A little question about focomat V35 enlargement index. For example, while using the index 8, the exposure time is 10 seconds, after lifting up the arm to the index of 12, what's the new estimated exposure time (keeping the same contrast/highlight as the 1st exposure)? Is it 12/8*10 ? Thanks.

I just always test strip it when I change the enlarger height. That's the best way and will give you best results that you can verify visually.

To the best of my knowledge, the numbers are the approximate enlarging ratio. The exposure correction would be (old number / new number) ^ 2. Another way to find the exposure correction for changes in magnification is the special ruler provided by Darkroom Automation http://www.darkroomautomation.com/support/stopsruler.pdf. The results of using the ruler are very accurate. You simply use the ruler to measure the size of the image before and after the magnification change. The difference in measurements is the exposure correction in stops. Example: the original size measures 5 with the ruler and the new size measures 3 -- the exposure change is required is 2 stops - or 4 times more exposure on the timer setting. Charts of stops <-> seconds and a stops dial for GraLab and large Time-o-lite timers are also provided on the Darkroom Automation web site. http://www.darkroomautomation.com/support/grastops.pdf http://www.darkroomautomation.com/support/stopstable.pdf An enlarging meter is another way to determine exposure correction. The Darkroom Automation meter will read out the exposure correction directly - you can either adjust the timer by the given amount or adjust the lens aperture to compensate http://www.darkroomautomation.com/em.htm. The meter will also determine base exposure, paper grade, dodges and burns, and is a precision projection densitometer. Ilford makes a budget meter that allows compensation by adjusting the lens aperture. http://www.bhphotovideo.com/c/product/24631-REG/Ilford_1470279_EM10_Exposure_Monitor.html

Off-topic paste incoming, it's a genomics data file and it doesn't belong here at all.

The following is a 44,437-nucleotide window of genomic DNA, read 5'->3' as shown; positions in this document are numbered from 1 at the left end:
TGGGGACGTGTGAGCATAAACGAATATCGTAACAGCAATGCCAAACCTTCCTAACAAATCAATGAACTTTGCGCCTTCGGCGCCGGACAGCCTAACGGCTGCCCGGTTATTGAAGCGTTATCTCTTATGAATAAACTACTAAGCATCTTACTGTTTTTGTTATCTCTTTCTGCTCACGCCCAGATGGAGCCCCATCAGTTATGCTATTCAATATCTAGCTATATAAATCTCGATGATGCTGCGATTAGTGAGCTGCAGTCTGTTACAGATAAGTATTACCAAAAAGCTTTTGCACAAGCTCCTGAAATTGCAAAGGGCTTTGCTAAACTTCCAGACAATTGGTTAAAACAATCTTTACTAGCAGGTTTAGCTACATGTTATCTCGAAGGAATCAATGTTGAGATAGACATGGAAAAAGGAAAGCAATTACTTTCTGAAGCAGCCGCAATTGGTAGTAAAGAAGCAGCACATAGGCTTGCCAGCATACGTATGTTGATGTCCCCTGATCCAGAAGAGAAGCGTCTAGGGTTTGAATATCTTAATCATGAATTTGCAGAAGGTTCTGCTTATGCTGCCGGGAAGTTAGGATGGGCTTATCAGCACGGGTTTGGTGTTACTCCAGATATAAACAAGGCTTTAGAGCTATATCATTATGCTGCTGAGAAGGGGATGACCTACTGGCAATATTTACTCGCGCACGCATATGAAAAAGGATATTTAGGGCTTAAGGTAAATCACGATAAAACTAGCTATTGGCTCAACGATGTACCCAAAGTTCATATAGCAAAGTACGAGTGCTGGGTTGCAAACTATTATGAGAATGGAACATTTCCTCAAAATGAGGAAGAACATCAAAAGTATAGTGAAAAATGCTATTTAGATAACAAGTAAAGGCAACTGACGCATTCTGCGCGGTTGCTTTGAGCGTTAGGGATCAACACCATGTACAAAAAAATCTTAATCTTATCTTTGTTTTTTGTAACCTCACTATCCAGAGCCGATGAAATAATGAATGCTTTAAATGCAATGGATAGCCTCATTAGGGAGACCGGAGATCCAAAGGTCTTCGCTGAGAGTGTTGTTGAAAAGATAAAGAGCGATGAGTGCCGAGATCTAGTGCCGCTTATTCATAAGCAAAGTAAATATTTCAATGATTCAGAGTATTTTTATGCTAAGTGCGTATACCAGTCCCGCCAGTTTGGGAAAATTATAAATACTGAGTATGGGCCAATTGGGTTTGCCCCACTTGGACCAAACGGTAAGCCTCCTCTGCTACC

A^2/B^2 = Ta^2/Tb^2 Just solve the equation where A and B are the sizes of the longest sides of the two prints, and Ta and Tb are the respective times. So going from a 8x10 print to a 16x20 print, A = 10 and B = 20. So if you took 30s for the 8x10, you'd need 4x30 = 120s.

I believe Nicholas is correct about the approximate enlargment factor on the scale. However, he inadvertently (he's a very intelligent man) switched up the numerator and denominator, as the factor should be (new number/old number)^2 . Going from 8x to 12x means a longer exposure because of the greater area covered by equal light. 12/8=1.5 and 1.5^2=2.25, so extend your initial time by a factor of 2.25. For 10 seconds at 8x adjust to 22.5 seconds at 12x. It's necessary to square the linear enlargement ratio because you're looking for the ratio of the difference in square inches (or other units) covered by the same light output. Lee